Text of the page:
We've had a lovely day today.
First, we had lunch with dear friends at a great restaurant in downtown Albuquerque. Named Tucanos, it features an endless array of different cuts of meat brought to your table and sliced just for you. What I liked is that they just give you 2 or three bites each time they come around, but they come around all the time so you have a huge variety to pick from. There were at least five kinds of beef, several kinds of chicken and a wonderful white fish in a mango breading. Did I mention the fresh grilled pineapple? Yum.
They also offer a truly amazing salad bar, which I can't recommend enough. In addition to every accoutrement you could ever wish for on a salad, they had such delicacies as quail eggs, ceviche, succulent little cheese biscuits, lobster bisque, fried bananas and an huge assortment of other treats.
We'll definitely go back, and if you're in Albuquerque, I can certainly recommend Tucanos.
Since we had a couple of hours to kill, we visited the Telephone Museum of New Mexico. It's housed right downtown in a lovely old facility built in 1906. There are hundreds of old telephones, wonderful displays and lots of information about the history of telecommunication in the United States.
For just a $2.00 donation, it was a great deal.
Then, finally, we went to see Avatar in 3D!
I hate to read reviews before I've seen a film and always try to avoid revealing any major plot points when I talk about a film.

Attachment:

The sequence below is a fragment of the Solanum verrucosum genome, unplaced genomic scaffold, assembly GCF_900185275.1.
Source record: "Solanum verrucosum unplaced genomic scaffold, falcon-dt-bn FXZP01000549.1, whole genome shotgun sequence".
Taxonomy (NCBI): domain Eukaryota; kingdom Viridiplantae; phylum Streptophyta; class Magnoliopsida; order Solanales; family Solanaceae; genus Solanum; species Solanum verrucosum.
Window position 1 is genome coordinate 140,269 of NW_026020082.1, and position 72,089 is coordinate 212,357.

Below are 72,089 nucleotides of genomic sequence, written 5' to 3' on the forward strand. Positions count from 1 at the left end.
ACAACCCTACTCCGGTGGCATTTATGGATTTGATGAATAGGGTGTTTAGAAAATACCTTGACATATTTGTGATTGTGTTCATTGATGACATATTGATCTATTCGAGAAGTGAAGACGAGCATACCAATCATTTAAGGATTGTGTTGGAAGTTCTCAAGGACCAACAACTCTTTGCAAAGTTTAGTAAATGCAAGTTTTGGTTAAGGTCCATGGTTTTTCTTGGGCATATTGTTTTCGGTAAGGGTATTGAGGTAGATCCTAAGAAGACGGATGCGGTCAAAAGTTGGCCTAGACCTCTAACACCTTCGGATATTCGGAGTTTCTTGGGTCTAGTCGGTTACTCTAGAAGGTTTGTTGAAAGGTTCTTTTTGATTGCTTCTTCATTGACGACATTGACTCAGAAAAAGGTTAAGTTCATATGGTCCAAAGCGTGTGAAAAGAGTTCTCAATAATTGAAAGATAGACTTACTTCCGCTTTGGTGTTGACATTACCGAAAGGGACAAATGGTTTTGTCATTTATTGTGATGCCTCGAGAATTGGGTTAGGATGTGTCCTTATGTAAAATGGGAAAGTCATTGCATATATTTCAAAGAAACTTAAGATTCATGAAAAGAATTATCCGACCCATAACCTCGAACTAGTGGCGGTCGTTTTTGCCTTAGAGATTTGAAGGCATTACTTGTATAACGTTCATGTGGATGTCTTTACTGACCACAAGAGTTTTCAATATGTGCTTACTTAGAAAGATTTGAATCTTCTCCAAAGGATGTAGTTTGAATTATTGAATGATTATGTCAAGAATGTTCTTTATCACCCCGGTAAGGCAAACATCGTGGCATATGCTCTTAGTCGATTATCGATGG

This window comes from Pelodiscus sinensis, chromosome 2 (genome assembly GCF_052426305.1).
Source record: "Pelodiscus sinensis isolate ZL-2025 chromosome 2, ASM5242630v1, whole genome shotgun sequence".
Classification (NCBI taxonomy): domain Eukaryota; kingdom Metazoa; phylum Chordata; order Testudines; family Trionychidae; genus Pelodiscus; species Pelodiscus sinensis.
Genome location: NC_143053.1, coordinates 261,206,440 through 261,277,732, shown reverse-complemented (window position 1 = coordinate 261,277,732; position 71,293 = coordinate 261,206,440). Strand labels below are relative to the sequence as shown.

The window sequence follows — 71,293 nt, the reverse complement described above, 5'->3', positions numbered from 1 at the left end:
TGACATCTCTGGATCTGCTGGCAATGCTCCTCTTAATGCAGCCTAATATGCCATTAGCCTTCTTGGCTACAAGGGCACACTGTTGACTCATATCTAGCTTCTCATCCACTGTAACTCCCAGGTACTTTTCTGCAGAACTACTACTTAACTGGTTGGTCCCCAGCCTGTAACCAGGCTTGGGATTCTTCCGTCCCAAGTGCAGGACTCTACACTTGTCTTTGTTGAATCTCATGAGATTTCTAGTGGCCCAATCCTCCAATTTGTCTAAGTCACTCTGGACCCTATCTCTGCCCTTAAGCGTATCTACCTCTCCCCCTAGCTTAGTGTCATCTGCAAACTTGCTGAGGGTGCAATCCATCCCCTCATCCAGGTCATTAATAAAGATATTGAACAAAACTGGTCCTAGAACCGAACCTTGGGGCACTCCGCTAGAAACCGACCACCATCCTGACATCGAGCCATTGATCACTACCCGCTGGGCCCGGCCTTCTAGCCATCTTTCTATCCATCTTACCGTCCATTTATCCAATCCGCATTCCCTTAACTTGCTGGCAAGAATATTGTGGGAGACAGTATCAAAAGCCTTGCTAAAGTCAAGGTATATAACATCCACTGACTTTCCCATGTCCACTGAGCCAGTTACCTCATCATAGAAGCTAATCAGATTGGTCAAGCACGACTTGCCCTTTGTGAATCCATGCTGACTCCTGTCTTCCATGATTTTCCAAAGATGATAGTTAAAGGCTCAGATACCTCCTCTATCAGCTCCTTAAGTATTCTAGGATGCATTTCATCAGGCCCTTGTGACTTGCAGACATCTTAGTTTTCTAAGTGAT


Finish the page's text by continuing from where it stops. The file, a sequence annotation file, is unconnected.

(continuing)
So if you haven't seen it yet, feel safe to read on.
But, if you haven't seen it yet, get out and see it immediately . . .
I have to say, this was one of the most beautiful films I've ever seen. Regarding the computer generated animation, it is a revelation and a new milestone for the art form. II'm reminded of when I first saw Star Wars, or my first viewing of Lord of the Rings, the Fellowship of the Ring.
Lately I have found myself disenchanted with CGI (computer generated animation). It seems many film makers are incredibly lazy with their use of CGI, and often it just looks sloppy. But in Avatar, a whole world (Pandora) is created and not for one second does it look unreal. There is never a moment when you are aware of blue screen, you just accept it as real.
And very very beautiful.
Then there are the Na'vi, the indigenous people of the planet Pandora. When I saw the trailers on television, I had a bit of a hard time with the look. Now I realize I was just seeing them in short unrelated clips.
In the film, they are fully realized characters, and not for one instant did I think about their CGI origin. Each is unique, they all move beautifully and give the film a realism that is a joy to behold.
I loved this film. While I've heard criticism that some people think that the money was all spent on effects and none on story, I have to disagree. Both Terry and I found the story involving and exciting. We both agreed we we completely happy with that (and all the) aspects of this film. After all, what is a beautiful film with no story?
Nothing, but that isn't the case here.
I'd like to say one more thing about the film, and that's regarding the use of 3D.
This is the first time I've seen a 3D film where the director resisted the impulse to throw things at the audience. This is the integration I've been waiting for with this technology, and it sure works in this film. Instead of intruding, it enhances what is on the screen. A perfect use of this technology.
Can you tell I loved it? A fine story, beautiful scenery, engaging characters, action, adventure, awe and wonder.
Go see it.